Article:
Scottish director Lynne Ramsay’s You Were Never Really Here is brimming over with motion picture artistry—cinematography, editing, sound design, natural (up-close) acting—those mainstays of filmmaking that, when done right, coalesce into the kind of ineffable atmospherics that convey the very tissue of consciousness. It’s a magical alchemy unique to cinema.
There’s nary a conventional plot-beat to be found throughout the film’s challenging but enticing 90-minute running time. The opening impressionistic shots feel like waking up, after a very long night, alone in an unfamiliar, dimly lit room. Disorienting close-ups, a disembodied female voice counting backwards, off-kilter electronic guitar riffs floating over unidentifiable percussive instruments—all converge and conspire to expose preverbal experience. Enter Joe (Joaquin Phoenix), a man of few words. We learn about him slowly, through a jumble of observations, jump cuts, jolting, ambiguous flashbacks and flash-forwards. Some are real, or not; some distorted through time. We’re often uncertain.
After completing what appears to be a professional hit, Joe returns to the home he shares with his elderly mother (Judith Roberts). Coincidentally, Mom is tuned-in to Hitchcock’s Psycho on TV. When she informs her son of her viewing choice, Joe mimics Bernard Hermann’s screeching violins while pantomiming Tony Perkins from the infamous shower scene. From wrapping up a contract murder to joshing and bickering with family, his role change flows naturally.
But make no mistake: Joe is a scary dude with a propensity for extreme violence that’s never far from the surface. When he leaves home and heads out onto the streets of New York, the weekday traffic noise moves forward into the sound mix, amped-up slowly to the brink of distortion, like the quiet roar of simmering chaos. The urban soundscape acts as a reminder: we’re nowhere near Kansas anymore.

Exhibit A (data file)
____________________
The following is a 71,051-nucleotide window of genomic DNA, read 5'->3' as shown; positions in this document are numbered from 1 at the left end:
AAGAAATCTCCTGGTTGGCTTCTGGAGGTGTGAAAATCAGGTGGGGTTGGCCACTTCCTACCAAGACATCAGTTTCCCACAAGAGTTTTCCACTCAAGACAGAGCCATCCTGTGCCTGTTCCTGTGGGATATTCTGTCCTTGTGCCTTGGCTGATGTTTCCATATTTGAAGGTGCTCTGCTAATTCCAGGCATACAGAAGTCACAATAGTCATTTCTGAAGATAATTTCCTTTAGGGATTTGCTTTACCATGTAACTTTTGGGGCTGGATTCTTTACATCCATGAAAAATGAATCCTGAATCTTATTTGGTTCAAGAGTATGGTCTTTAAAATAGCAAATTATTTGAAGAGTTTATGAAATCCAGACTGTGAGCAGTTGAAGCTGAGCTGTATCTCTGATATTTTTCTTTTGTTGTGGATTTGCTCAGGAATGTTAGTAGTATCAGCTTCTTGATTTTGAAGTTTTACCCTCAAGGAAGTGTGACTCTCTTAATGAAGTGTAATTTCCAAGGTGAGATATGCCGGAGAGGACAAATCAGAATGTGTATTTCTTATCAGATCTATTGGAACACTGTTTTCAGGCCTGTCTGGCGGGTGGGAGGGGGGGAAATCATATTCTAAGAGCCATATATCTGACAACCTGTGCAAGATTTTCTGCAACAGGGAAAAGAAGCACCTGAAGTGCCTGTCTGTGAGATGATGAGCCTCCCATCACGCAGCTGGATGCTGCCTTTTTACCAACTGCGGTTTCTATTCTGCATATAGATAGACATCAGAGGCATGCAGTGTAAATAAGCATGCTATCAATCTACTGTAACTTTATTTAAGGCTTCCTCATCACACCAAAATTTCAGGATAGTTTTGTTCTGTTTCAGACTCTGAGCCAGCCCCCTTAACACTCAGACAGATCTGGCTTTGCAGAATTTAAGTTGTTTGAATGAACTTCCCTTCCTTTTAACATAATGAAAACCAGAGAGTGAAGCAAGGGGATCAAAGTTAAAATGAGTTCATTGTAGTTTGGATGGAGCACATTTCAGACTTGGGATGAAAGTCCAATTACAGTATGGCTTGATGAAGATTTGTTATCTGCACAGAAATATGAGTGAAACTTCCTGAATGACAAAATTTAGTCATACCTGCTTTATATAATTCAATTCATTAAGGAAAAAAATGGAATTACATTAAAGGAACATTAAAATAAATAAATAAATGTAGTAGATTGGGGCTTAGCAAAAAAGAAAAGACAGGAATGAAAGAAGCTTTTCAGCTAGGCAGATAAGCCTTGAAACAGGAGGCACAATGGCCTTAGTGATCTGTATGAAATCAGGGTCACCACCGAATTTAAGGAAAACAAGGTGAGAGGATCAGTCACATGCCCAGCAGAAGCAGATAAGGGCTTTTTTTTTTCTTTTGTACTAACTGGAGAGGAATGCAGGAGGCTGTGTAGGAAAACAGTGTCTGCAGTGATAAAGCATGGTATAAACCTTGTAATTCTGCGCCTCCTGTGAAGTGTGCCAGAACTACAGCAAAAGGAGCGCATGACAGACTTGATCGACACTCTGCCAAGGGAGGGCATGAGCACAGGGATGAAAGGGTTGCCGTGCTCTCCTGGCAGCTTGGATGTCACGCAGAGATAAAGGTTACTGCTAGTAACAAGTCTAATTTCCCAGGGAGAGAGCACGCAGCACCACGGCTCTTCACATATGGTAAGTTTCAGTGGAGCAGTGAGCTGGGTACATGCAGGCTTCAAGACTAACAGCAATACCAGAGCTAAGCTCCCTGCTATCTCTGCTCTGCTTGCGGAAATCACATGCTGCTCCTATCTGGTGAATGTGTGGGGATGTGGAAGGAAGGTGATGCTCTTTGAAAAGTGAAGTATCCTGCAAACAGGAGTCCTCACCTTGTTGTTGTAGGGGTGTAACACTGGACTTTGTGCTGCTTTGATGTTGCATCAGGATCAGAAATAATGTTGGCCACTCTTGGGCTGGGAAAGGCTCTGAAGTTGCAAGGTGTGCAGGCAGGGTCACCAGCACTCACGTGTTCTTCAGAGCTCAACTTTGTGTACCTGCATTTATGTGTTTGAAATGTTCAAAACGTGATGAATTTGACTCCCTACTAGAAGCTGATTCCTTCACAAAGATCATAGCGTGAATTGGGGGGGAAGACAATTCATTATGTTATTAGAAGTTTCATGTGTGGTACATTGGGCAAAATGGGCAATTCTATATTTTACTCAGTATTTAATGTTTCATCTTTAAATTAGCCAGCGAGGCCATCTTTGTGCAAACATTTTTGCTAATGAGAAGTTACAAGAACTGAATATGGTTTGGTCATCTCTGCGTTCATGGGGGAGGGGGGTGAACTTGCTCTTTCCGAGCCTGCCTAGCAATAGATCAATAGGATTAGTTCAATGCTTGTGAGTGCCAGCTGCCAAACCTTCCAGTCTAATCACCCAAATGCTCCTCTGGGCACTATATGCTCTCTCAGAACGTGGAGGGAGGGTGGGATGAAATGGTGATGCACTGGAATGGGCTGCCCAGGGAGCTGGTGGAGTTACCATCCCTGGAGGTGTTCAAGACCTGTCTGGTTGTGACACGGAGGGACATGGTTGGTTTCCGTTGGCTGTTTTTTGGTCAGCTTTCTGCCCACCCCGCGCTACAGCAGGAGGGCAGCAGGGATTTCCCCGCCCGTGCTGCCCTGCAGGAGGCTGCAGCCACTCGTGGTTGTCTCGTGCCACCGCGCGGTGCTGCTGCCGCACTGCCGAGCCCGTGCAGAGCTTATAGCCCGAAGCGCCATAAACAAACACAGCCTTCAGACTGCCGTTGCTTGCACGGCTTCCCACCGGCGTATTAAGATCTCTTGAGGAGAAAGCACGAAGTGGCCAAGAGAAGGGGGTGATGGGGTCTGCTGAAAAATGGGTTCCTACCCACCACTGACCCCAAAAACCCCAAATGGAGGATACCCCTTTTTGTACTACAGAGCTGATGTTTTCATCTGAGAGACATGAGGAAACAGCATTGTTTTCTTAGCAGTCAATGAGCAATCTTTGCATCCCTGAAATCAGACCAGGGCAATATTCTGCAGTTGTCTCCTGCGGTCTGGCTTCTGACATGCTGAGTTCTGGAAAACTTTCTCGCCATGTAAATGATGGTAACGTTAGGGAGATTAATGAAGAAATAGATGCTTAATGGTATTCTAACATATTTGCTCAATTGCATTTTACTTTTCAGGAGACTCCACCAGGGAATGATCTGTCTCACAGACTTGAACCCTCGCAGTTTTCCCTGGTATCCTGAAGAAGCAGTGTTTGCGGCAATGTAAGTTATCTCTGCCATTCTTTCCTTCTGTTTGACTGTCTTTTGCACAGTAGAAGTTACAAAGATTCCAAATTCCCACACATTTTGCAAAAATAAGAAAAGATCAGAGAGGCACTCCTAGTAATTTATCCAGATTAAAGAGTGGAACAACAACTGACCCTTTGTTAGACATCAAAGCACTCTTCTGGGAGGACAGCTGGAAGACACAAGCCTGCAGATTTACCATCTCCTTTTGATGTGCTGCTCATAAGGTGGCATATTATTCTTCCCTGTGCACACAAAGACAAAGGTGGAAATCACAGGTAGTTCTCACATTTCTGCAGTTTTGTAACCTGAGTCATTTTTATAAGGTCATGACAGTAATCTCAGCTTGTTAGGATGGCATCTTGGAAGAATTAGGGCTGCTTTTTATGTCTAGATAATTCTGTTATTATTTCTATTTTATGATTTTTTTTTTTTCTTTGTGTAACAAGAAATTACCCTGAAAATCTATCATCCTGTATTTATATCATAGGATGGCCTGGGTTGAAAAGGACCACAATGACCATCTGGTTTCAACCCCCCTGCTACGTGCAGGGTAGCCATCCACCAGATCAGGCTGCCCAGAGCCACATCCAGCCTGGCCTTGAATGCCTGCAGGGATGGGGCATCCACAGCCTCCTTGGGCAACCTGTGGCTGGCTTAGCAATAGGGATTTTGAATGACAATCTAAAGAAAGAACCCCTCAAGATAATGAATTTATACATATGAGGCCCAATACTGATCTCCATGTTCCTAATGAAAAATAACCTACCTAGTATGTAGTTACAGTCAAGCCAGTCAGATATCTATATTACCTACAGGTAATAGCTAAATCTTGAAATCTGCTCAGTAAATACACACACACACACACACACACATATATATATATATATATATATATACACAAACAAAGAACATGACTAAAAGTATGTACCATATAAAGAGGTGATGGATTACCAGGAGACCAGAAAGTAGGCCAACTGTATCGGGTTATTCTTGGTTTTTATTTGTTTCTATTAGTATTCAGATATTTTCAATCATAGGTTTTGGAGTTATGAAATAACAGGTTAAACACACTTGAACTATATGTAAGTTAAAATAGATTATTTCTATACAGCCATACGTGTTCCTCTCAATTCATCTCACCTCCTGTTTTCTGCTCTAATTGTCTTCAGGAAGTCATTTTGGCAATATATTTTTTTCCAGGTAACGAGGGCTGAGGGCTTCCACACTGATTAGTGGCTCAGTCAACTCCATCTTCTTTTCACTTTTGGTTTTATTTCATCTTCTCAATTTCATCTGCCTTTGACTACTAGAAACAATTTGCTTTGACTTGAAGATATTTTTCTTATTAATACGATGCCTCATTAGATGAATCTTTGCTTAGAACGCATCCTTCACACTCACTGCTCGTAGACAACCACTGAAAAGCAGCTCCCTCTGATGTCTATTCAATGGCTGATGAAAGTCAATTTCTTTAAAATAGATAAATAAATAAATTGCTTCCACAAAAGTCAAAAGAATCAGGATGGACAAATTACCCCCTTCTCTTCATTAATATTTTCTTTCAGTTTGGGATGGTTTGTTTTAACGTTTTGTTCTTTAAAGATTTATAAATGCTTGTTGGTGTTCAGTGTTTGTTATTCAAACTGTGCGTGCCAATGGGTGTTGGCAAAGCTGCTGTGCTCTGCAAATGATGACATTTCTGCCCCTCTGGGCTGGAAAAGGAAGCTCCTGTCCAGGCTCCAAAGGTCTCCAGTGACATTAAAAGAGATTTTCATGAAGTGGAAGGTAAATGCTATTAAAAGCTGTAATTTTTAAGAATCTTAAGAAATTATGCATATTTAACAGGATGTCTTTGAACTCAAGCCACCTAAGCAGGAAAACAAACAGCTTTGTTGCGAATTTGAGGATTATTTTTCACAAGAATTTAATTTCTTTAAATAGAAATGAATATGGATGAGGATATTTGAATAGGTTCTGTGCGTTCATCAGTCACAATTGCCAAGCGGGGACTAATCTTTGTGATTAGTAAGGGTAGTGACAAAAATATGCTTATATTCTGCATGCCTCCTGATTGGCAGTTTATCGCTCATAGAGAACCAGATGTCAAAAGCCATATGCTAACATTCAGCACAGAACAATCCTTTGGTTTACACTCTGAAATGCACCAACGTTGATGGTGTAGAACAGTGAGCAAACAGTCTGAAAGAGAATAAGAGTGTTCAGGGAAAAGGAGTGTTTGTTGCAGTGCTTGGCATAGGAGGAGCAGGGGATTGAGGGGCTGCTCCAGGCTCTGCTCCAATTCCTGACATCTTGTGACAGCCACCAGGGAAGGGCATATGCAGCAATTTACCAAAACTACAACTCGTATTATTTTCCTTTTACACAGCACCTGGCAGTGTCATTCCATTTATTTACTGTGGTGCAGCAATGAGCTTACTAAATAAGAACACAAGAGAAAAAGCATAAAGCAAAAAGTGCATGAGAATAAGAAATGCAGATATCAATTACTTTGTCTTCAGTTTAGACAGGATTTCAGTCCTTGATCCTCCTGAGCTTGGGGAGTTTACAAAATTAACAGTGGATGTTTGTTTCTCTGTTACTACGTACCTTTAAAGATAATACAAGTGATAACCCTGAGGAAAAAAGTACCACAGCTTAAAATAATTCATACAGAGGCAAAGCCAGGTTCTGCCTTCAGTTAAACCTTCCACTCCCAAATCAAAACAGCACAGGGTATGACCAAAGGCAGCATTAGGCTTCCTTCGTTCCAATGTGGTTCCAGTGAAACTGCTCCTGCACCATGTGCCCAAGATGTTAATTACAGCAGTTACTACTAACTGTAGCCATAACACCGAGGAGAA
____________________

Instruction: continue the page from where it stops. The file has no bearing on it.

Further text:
Joe’s reputation has seeped upwards, from the dark recesses of underground business exchanges into to the hallowed halls of Congress, where Senator Albert Votto (Alex Manette) is desperate to find his daughter, Nina. Played by 15 year-old Ekaterina Samsonov, Nina has been acting out since her mother’s suicide. She’s run away from home, again, but this time it’s different. A text tracing her to a house run by a child prostitution ring suggests she’s been kidnapped. Votto wants her back, but he also wants to avoid the authorities because he’s running for governor—and because he wants to inflict his own brand of justice: swift, extralegal, and brutal.
Based on a short story by Jonathan Ames, the barebones plot summary of You Were Never Really Here sounds like something Robert De Niro’s Taxi Driver character would be watching after hours in a dilapidated Times Square theater on 42nd Street, circa 1976. Ramsay, however, has done so much more here, taking neo-grindhouse to rarefied heights seldom achieved by Quentin Tarantino. Credit for creating a truly original vision goes to cinematographer Tom Townend, film editor Joe Bini, composer Jonny Greenwood (Radiohead multi-instrumentalist), and sound designer Paul Davies—under the direction of Ramsay, who also wrote the screenplay.
This is only the director’s fourth film since her debut with Ratcatcher (1999), which screened at Cannes in the “Un Certain Regard” competition. Hopefully we’ll be seeing a lot more of her now.
You Were Never Really Here is now playing at Salem Cinema.